When the Pension Fund sent its report to the State of the Church committee late last month, it also released it to the entire church. The responses are part of the data that the State of the Church committee is using to write its report. Normally such information requested by the committees charged with work in between General Convention is not released to the church ahead of the so-called Blue Book collection of official reports.

Jennings told ENS that it is “a bit confusing” that the Pension Fund chose to release its responses without any context ahead of the committee’s Blue Book report. However, the State of the Church committee is completing its report and it is due to do posted here early next year.

“We believe our clients and others would appreciate having the information contained in the report,” Wold wrote to ENS. She and her colleagues realized that many of the questions raised by the subcommittee might be asked elsewhere in the church, she added. The subcommittee’s work “helped us create a document that tells the story of the Church Pension Group well. It is a report we are proud to share with anyone who wants to take the time to read it.”

A question of relationship and authority

One of the more interesting parts of the Pension Fund’s response involves its answer to the committee’s question of how it sees its relationship to the church. While noting the authority outlined in Canon I.8, the report describes the relationship as “transactional” with the fund providing services to the church, which is described as a “client.” The fund says that it has “no legal or governance relationship” with the Domestic and Foreign Missionary Society (the name under which the Episcopal Church in incorporated).

The Pension Fund suggests that the church can influence that relationship by the fact that General Convention elects 24 of the fund’s 25 trustees and can amend Canon I.8 to increase its services to the church. The most recent amendments came in 2009 when the convention told the Pension Fund to establish a mandatory lay pension plan and the Denominational Health Plan.

The canonical relationship between the DFMS and the Church Pension Fund “is a subject about which reasonable people can disagree,” Jennings told ENS. The leaders of both organizations have had “thoughtful conversations about those issues and how General Convention might direct the Pension Fund to address contemporary realities and justice issues in the Episcopal Church, including the needs of part-time and non-stipendiary clergy and lay employees,” she added.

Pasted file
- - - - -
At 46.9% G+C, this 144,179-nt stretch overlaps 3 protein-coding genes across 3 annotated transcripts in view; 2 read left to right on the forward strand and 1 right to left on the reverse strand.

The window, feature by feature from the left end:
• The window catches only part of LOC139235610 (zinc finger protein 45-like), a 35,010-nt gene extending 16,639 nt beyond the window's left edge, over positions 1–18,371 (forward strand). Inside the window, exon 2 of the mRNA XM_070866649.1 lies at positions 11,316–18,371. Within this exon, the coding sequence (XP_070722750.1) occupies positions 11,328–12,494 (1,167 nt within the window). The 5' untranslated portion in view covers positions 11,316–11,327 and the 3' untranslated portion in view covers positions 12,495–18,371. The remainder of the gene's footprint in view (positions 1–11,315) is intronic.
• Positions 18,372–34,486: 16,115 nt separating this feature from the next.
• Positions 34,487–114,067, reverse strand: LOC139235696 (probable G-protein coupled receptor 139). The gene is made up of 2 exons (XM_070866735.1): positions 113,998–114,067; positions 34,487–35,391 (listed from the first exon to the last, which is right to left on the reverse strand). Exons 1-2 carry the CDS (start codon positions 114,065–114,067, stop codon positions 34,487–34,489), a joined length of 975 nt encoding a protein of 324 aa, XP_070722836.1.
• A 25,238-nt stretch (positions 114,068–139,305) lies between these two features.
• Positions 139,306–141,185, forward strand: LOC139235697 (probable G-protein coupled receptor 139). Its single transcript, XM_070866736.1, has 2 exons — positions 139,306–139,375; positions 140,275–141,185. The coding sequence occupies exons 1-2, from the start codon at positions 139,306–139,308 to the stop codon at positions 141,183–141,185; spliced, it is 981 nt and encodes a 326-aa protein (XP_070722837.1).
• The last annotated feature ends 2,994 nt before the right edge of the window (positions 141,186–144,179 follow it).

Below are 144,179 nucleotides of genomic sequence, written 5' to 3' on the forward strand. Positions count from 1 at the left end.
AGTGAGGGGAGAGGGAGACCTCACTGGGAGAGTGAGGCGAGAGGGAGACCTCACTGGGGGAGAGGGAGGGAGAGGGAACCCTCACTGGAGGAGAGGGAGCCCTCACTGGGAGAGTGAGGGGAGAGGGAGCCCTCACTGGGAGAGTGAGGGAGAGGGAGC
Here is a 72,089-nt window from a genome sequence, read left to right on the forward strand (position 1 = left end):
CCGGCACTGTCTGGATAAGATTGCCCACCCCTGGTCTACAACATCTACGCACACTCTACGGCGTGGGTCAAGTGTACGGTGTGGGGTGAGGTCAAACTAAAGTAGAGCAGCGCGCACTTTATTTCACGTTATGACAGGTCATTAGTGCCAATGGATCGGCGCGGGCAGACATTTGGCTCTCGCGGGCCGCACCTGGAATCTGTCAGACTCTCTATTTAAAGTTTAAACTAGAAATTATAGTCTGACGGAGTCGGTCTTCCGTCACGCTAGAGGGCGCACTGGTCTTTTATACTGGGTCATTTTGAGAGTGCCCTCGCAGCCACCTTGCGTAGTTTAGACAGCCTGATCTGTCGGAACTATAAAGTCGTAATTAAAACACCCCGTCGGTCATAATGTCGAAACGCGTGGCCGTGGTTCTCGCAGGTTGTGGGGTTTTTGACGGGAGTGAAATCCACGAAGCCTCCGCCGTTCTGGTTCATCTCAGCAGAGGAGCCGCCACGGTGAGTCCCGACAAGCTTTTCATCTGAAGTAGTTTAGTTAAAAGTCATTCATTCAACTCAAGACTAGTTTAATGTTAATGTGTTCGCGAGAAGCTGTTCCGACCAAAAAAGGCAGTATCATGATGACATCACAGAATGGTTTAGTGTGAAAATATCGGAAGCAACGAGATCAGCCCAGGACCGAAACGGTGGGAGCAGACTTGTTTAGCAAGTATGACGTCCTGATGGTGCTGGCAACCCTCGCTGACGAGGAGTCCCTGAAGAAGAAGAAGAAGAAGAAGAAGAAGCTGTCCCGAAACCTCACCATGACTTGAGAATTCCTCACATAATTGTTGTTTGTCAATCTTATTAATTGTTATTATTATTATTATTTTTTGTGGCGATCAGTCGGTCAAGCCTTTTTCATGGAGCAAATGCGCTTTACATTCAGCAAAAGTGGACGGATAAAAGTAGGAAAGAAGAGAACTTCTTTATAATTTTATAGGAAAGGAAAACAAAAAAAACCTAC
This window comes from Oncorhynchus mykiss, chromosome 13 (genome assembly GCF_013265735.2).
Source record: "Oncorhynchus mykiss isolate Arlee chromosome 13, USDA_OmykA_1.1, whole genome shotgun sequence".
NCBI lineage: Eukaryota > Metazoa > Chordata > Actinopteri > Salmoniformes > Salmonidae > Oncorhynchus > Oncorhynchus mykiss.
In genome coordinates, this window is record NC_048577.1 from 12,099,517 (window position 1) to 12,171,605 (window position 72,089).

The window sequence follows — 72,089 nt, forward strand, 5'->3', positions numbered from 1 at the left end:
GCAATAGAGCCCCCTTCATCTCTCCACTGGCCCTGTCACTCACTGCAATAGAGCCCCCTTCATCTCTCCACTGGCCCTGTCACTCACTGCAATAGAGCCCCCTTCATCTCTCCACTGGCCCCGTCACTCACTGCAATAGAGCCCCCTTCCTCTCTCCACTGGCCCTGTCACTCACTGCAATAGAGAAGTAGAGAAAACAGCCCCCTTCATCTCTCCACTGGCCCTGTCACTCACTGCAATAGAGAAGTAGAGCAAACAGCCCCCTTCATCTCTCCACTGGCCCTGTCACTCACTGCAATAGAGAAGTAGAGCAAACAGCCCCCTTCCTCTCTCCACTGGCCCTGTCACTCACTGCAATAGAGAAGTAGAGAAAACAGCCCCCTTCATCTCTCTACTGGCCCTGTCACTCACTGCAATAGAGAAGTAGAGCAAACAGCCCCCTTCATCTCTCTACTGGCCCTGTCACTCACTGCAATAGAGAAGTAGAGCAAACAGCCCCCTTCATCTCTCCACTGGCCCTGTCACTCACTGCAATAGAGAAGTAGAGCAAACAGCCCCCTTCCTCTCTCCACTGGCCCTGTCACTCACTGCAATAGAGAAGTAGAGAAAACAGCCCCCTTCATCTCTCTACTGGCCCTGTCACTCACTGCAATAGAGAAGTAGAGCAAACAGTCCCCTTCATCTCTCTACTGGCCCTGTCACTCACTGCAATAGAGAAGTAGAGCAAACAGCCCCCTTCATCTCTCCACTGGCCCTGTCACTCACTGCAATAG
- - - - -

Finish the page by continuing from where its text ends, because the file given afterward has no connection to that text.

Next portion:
Varghese said that questions about “the authority of General Convention with regard to everything and anything in the work of the Pension Fund” come up in many conversations at every one of the triennial gatherings. Part of those conversations involve whether the Pension Fund ought to have the same questions and concerns, and whether responding to them could make the pension fund more, or less, effective and financially sustainable.

“The more that we can clarify that and be in the agreement, the better of the church,” Varghese said of the debates.

The committee, she noted, cannot make any changes on its own. That authority rests with the General Convention and CPG.

“As much as anyone I trust the great decisions about things I don’t understand to the people that are authorized to make them. I am happy that there are people who know a lot more than I do about a lot of things,” she added. “But some of these philosophical decisions, we collectively have to make and they are absolutely in resistance and often very different language and a different understanding of humanity and compassion than the culture around us and that’s really hard, and not just on the issue of pension.”

“I hope that this work is understood,” Varghese said. “We are not people external to the system but we need to be mature enough to face the decisions that we’re making and to hold ourselves responsible for them.”

More information about the State of the Church committee’s work is available here.

— The Rev. Mary Frances Schjonberg is interim managing editor of the Episcopal News Service.